Nailing Your Niche

One of the key steps to having a solid foundation for outbound sales is nailing your niche.

As your business follows a natural progression of growth you begin to run out of early adopters and need to begin to sell to mainstream buyers. The problem that a lot of businesses make is that they treat these two segments the same when they actually have vastly different buying habits. 

This is what Aaron Ross, author of Predictable Revenue, refers to as crossing the hot coals, and Geoffrey Moore, the author of Crossing the Chasm, refers to as crossing the chasm (the gap between early adopters and early majority). The key differences between these customers are trust & attention.

Predictable Revenue Customer Categories

When you are selling to friends, family, or through referrals you have the luxury of a large window of trust and attention. Your friends trust you (we hope) and will give you the time you need to effectively explain your product. When compared to mainstream buyers this window shrinks from hours to seconds, thus your selling process must change.

We often see clients with really great solutions that often go overlooked because they’re trying to talk to everybody instead of honing in on one vertical. Focusing in on a particular sector of a target market can help amplify your message to those that have a real need for your business.

Regardless of what industry you’re in, your company needs to establish itself as an expert in the field. In doing so, you’ll also define your company’s niche, which is an essential part of your business’s growth. If you’re struggling to locate your niche (or you don’t know what a niche is) you aren’t alone—it’s something that many entrepreneurs and business owners struggle with. Here are a few tips on how to find (and continually refine) your niche.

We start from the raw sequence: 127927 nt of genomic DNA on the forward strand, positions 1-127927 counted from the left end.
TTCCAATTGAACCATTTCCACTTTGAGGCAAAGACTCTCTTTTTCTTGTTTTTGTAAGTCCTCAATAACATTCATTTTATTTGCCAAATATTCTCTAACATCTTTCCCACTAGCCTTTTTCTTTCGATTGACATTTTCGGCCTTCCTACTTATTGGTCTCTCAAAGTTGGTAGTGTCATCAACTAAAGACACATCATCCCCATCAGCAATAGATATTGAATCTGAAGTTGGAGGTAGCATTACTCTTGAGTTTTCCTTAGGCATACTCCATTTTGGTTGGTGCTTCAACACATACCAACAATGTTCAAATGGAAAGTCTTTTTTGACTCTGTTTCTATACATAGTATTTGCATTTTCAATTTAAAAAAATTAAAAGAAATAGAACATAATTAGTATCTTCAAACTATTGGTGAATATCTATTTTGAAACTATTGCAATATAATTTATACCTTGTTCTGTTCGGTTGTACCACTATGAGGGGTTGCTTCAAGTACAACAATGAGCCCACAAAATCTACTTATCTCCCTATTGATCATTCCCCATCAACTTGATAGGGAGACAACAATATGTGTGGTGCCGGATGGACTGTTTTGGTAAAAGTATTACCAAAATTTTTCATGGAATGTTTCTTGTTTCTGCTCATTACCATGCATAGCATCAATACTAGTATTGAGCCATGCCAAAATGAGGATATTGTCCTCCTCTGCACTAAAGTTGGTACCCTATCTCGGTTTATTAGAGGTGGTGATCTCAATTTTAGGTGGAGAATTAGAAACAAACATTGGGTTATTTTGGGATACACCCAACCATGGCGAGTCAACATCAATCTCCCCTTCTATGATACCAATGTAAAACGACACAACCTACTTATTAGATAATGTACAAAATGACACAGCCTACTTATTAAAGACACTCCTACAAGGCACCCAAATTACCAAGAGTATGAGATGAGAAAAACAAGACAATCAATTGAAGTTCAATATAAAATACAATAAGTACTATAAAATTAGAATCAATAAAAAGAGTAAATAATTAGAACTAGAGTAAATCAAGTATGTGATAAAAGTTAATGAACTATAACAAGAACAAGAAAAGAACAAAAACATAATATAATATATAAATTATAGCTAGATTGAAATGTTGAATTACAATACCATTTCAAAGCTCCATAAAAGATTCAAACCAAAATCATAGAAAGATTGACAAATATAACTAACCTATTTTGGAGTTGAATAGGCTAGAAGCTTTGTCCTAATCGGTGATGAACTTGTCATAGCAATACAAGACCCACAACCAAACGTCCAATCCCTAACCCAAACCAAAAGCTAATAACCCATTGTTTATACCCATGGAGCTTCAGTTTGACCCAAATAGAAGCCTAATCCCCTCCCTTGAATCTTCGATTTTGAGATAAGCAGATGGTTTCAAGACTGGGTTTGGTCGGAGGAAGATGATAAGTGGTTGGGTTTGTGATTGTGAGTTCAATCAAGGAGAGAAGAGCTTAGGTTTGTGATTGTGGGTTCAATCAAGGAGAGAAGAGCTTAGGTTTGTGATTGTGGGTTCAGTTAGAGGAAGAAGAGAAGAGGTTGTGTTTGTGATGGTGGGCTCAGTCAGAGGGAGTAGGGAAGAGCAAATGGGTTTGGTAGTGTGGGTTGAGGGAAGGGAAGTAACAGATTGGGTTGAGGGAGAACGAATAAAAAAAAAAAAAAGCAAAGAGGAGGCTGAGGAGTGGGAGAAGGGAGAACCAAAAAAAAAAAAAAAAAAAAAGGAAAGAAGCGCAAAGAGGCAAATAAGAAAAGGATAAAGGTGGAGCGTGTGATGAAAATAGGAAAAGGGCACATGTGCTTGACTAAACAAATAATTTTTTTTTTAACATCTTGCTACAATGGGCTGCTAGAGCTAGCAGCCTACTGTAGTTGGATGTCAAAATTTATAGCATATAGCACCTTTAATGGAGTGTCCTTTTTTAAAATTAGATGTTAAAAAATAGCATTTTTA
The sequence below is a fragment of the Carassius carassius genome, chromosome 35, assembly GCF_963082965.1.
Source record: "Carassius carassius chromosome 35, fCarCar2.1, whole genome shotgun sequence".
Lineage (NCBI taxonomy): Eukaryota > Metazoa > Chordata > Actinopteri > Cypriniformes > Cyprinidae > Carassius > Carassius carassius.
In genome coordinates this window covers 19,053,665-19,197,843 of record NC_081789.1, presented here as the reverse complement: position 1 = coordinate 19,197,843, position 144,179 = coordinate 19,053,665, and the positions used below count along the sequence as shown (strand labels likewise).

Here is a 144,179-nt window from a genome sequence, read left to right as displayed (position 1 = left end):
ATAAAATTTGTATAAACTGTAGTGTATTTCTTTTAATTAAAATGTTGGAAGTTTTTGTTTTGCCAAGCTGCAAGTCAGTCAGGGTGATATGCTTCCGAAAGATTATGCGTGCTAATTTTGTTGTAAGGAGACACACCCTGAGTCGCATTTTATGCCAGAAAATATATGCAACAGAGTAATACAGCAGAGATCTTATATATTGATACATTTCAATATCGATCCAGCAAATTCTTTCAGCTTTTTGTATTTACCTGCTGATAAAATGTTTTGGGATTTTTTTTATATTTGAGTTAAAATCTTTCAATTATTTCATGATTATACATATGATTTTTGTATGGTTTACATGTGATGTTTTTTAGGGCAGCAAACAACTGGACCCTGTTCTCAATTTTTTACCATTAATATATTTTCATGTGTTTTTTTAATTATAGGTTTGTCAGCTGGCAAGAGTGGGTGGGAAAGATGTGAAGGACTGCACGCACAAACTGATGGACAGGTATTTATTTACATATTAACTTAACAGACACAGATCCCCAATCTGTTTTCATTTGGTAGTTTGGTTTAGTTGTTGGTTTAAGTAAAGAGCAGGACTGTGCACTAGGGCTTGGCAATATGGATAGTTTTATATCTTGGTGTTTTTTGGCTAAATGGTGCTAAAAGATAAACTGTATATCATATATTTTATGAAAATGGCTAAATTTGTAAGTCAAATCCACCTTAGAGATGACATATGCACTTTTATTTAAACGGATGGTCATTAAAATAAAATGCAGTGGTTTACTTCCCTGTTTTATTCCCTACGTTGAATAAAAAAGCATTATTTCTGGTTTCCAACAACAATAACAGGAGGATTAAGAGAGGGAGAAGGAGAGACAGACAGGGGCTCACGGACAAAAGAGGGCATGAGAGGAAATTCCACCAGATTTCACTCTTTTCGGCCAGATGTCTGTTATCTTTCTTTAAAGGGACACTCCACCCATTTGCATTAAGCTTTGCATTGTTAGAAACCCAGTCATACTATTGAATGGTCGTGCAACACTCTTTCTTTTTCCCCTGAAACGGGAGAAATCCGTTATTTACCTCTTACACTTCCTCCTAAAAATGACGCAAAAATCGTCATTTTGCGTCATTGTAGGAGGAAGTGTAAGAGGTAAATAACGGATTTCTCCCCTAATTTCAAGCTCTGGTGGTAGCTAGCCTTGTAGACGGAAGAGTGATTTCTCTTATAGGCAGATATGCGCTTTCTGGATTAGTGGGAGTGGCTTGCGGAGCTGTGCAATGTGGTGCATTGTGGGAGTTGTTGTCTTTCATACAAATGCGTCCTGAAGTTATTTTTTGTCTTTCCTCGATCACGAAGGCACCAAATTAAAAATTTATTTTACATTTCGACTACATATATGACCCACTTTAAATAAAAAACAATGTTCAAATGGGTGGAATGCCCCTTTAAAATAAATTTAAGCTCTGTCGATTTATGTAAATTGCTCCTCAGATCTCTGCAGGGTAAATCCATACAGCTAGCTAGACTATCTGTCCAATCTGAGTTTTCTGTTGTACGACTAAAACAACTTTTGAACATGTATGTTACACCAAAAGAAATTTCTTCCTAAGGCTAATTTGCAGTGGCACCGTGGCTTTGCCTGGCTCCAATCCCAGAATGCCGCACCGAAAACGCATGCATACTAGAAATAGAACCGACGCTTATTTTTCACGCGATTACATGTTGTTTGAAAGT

Here are the steps we take with clients to help them nail their niche:

  1. What is a niche?
  2. Why is a niche important?
  3. How do you find your niche?
  4. How do you know you’ve found your niche?
  5. What is the arc of attention?

What is a niche?

There’s often a misunderstanding (and misuse) of the word niche. A niche (or niche market) is a segment within your target audience where you strategically direct the most marketing (and time). Having a niche is like being the big fish in a small pond—it’s much easier to be successful in a small pond compared to a large one. When you share too many things that you excel at (fishing in too many ponds), it’s more likely to confuse prospects, rather than impress them. Once you find your niche, you’ll compete more effectively within your industry.

Your company’s niche is the specific area in your target audience where you can position yourself as the expert. When it comes to establishing an outbound sales function, this is also where you focus the majority of your sales efforts to create awareness for your products and or services. Your niche will allow you to differentiate your company from your competitors. This is the space where you really shine—bringing value and providing something no one else can do as well.

Nailing the Niche for Outbound Sales Differs From Inbound

Having your niche nailed for outbound sales is different than inbound, and it might even be more important. If you’re doing cold outbound, it’s most likely that your target audience doesn’t know you yet and it will take more time and resources to go after them. You will want to define a different niche for your outbound sales efforts vs the Inbound target audience.

We wrote a full blog post diving deep into niches for inbound vs outbound sales for further information.

Why is a niche important?